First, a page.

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CAIR-GA Calls for DOJ Probe of Anti-Muslim Bias in County’s Moratorium on Building Permits

CAIR logo(ATLANTA, GA, 8/18/16) – The Georgia chapter of the Council on American-Islamic Relations (CAIR-GA) today called on the U.S. Department of Justice (DOJ) to investigate Newton County for blocking Georgia Muslims from building a house of worship on their own property, despite prior county approval and local law allowing them to do so.

A proposal to build a mosque and a Muslim cemetery in Covington, Ga., has been put on hold after the Newton County Board of Commissioners enacted a moratorium on religious-related building permits. Public comments leading up to the moratorium by opponents of the proposal included anti-Muslim and anti-immigrant sentiments.

SEE: Plan for Georgia Mosque, Cemetery on Hold After Newton Commissioners Issue Moratorium

“Newton's county commissioners abandoned their oath to uphold the U.S. Constitution, as well as their own local laws, because of fear and bigotry,” said CAIR-GA Executive Director Edward Ahmed Mitchell. “We urge federal authorities to investigate this clearly discriminatory decision and protect the religious rights of all Georgians.”

He noted that the Religious Land Use and Institutionalized Persons Act (RLUIPA) requires Newton County to grant any religious organization valid permits to construct a house of worship or cemetery on its property on the same terms as any other religious group. 

In this case, county law permits religious groups to build houses of worship and cemeteries after they acquire approval, which this mosque has received.  Christian groups have made use of this provision in the past without issue. Only when a Muslim group attempted to do so did the county board see the need to suspend this right.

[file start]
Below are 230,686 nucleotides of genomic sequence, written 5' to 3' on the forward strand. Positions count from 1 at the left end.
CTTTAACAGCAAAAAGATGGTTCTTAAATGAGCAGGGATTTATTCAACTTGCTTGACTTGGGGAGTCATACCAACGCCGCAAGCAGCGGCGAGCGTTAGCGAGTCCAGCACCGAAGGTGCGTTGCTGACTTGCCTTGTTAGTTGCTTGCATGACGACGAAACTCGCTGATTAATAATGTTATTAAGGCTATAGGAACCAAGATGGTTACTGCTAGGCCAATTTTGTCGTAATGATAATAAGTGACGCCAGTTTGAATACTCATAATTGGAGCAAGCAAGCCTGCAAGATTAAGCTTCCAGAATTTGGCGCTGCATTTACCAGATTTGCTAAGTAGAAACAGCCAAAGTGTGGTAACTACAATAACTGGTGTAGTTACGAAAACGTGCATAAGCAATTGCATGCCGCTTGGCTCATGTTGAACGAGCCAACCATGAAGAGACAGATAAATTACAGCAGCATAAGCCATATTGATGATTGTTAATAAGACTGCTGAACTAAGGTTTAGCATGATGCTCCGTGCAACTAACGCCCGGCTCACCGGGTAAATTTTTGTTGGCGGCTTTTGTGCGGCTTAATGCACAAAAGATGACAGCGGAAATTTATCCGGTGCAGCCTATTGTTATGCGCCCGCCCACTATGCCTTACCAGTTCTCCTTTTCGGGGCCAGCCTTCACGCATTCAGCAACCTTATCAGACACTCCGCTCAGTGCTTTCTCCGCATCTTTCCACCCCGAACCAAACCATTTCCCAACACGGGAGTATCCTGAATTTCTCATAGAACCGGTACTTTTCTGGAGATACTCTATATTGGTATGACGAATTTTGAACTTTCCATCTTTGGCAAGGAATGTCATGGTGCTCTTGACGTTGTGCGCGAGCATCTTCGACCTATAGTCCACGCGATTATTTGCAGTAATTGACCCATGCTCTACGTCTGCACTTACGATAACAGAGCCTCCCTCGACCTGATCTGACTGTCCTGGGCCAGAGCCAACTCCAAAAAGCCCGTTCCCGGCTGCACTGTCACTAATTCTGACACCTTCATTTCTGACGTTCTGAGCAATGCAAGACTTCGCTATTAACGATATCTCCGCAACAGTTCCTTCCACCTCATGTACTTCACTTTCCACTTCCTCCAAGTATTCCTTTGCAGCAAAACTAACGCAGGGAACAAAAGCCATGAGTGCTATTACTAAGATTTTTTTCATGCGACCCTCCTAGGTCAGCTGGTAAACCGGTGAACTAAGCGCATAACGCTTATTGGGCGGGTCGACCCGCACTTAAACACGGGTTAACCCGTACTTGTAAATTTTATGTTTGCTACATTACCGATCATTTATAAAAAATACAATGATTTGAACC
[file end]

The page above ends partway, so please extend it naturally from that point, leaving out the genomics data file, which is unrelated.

Commissioner John Douglas, who once called an African-American woman a “street walker knee grow” during a racist tirade online, openly admitted that he opposed the mosque because it is a mosque.

SEE: Ga. Official Apologizes For Calling Black Woman A ‘Street Walker Knee Grow’

“The first question that comes to my mind is if there are enough Muslims in south Newton County that we need to build not only a mosque but a community, a school and what all is in the plan,†Douglas told The Rockdale Citizen. “Would building those things make us a prime area for the federal government to resettle refugees from the Middle East? So I do have some concerns, like the people who live down there,†said Douglas.

SEE: Reaction to Mosque Plan Mostly Critical 

When Douglas and his fellow commissioners voted to freeze the project, a packed crowd exploded in applause, further proof of the bigotry at play, Mitchell said.

“When a church secures a permit to build a new house of worship, none of the commissioners object, much less take the extraordinary step of undermining county law,” Mitchell said. “The Newton commissioners must now decide whether this anti-Muslim discrimination will end at their next public meeting, or inside a federal courtroom.”

CAIR has successfully defended the religious rights of a number of Muslim communities nationwide based on RLUIPA, which protects individuals, houses of worship and other religious institutions from discrimination in zoning and landmarking laws.

SEE: CAIR-MN Welcomes Judge’s Decision in Favor of Planned Islamic Cemetery

CAIR-MI Welcomes DOJ Suit Over Zoning Denial for Islamic School

CAIR is America's largest Muslim civil liberties and advocacy organization. Its mission is to enhance the understanding of Islam, encourage dialogue, protect civil liberties, empower American Muslims, and build coalitions that promote justice and mutual understanding.

La misión de CAIR es mejorar la comprensión del Islam, fomentar el diálogo, proteger las libertades civiles, capacitar a los musulmanes estadounidenses, y construir coaliciones que promuevan la justicia y la comprensión mutua.

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CONTACT: CAIR-GA Executive Director Edward Ahmed Mitchell; 404-285-9530;; CAIR National Communications Director Ibrahim Hooper, 202-744-7726,  

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